‘It’s about learning not to compare yourself to others’

Ottawa alternative elementary schools deliver provincial curriculum differently, with primary focus on cooperation and teamwork, not competition

focus-on-ed-2014Joey Gunn likes to remind parents — especially new ones — that choosing the right school for your child is not unlike shopping for a new car.

“I say to parents, ‘The next car you’re going to buy is going to be an Oldsmobile, only because there’s an Oldsmobile dealership on the corner of your block,’” says Gunn. “Now if I told you that, you’d think I’m crazy — you’d want to do your research before making that investment; it’s just the same with schools.”

The analogy goes a long way in explaining why Gunn chose to have his three children attend Lady Evelyn Alternative School in Ottawa.

Years ago, his eldest child started out attending a traditional elementary school, but Gunn says she was bullied in the schoolyard and the altercation was not properly resolved by the school staff. He felt there were shortfallings in the school’s traditional approach to education.

“Like so many parents, we found that the teachable moments were constantly being lost in the public system,” recalls Gunn. “So we decided to look around and went on visits to other schools.”

Their search uncovered a very involved community at Lady Evelyn Alternative School, says Gunn.

“The environment was really welcoming — that was one of the differences we noticed right away,” he recalls. “It felt very open.”

Gunn now serves as parent-council co-chair at Lady Evelyn, as well as co-chair of the Alternative Schools Advisory Committee, which oversees all five alternative elementary schools in Ottawa (see sidebar) and Summit Alternative Middle School.

While under the umbrella of the Ottawa-Carleton District School Board, there are some key differences in how the alternative elementary program delivers the Ontario curriculum, explains Pam Dilworth, who works with Gunn as

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the other co-chair of ASAC.

An emphasis on cooperation and teamwork — instead of competition — is a major component of the alternative philosophy. “It’s an inclusive environment and everyone is welcome to join anything,” explains Dilworth, who has two children attending schools in the alternative program.

“We don’t have any sort of competitive situation for children; everybody can play volleyball, we don’t have ‘student of the week.’”

The goal of this approach, Dilworth explains, is to enhance the joy of learning. “It’s about learning not to compare yourself to others; what’s more important is comparing yourself to yourself and setting your own goals.”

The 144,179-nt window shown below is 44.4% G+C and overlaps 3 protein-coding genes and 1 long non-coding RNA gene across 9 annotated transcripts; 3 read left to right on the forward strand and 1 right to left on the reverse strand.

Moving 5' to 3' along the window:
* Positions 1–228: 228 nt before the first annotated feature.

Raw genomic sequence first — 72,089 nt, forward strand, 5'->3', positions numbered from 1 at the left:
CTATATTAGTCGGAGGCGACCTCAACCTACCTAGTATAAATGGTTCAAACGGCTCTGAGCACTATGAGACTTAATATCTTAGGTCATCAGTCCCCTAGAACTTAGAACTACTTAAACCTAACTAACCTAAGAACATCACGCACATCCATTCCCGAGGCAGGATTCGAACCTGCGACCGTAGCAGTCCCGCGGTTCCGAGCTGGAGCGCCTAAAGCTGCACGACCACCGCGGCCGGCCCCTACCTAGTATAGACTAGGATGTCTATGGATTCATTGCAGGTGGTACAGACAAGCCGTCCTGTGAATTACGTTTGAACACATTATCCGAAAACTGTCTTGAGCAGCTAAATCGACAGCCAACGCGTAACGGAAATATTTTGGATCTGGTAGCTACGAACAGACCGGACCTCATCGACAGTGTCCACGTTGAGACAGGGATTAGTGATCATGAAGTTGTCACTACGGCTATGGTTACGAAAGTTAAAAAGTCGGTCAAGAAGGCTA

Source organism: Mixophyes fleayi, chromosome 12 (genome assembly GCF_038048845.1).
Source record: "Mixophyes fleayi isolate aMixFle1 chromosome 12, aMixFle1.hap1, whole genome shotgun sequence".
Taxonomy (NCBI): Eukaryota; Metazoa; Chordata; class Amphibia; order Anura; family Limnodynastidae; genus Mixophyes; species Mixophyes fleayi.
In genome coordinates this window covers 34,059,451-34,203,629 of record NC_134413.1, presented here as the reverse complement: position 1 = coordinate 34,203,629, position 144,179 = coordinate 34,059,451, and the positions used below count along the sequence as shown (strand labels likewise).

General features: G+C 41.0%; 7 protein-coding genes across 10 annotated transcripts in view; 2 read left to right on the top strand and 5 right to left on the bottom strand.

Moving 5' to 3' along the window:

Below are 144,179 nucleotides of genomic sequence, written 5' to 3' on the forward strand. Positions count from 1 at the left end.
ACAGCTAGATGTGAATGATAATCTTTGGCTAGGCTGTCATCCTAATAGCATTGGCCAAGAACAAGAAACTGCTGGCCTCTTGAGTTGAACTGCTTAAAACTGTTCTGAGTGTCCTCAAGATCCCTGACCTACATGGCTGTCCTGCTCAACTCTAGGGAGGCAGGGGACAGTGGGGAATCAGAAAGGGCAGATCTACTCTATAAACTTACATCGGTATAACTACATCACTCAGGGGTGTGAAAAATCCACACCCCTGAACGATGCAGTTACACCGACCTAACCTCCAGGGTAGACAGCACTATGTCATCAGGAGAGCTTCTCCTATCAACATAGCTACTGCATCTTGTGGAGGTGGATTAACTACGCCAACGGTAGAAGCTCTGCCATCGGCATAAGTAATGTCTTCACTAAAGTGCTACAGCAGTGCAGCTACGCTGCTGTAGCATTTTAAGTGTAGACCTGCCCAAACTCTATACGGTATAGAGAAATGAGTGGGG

As someone who grew up in a very academically-oriented family, it took a lot to release her mindset from the traditional approach to education. But through raising her own two daughters, Dilworth now strongly believes it’s beneficial to eliminate a grading system for younger students.

“I really do think that marks get in the way of a child’s learning; if it’s all about getting an ‘A,’ it’s not all about learning world history, “ she says.

“Our teachers are always evaluating students, but the difference is in how they’re evaluating —instead of marks, their progress reports are anecdotal.”

Dilworth’s eldest child, Emma, began school in the traditional public system. She became concerned when she noticed Emma was very fixated on achieving perfect grades.

“I have two very different learners,” says Dilworth. “When Emma saw she had a B-, she was really upset; she really compared herself to her little sister, who had an A.

“That just doesn’t help her to be a better learner. In my estimation, there’s a place for marks later on in a child’s education.”

She adds that Emma, now 14, has moved from Churchill Alternative School to Summit Alternative Middle School and is now being introduced to marks, in preparation for high school.

And Sara Purdon, a mother of two boys and a parent-council co-chair at Churchill, loves the high level of parental involvement within the alternative program.

“As a parent, you really feel like you’re adding to what’s happening in the classroom,” she says, recounting multiple projects she and her husband have gone into the school to help with.

She adds that every few months, the school offers electives in art, science or math that students can choose from. These are special activities that breathe new life into the curriculum, while finding new ways to illustrate classroom concepts.

Recently, for example, Purdon had the chance to help her eight-year-old son Oliver make cinnamon buns at Churchill.

“By baking, we were reinforcing the fractions that the kids were learning in math,” says Purdon. “There was also some sort of spiralling equation that tied in nicely with the swirl of the cinnamon buns.”

With mixed-age groups, there was a lot of helping in the kitchen, she recalls.

“Some kids were in Grade 6 and some were in Grade 1; the older ones were helping the little ones measure their ingredients,” says Purdon. “These kinds of experiences are what is really memorable — it sticks with them.”


Photo: Kate Settle, www.katesettlephotography.com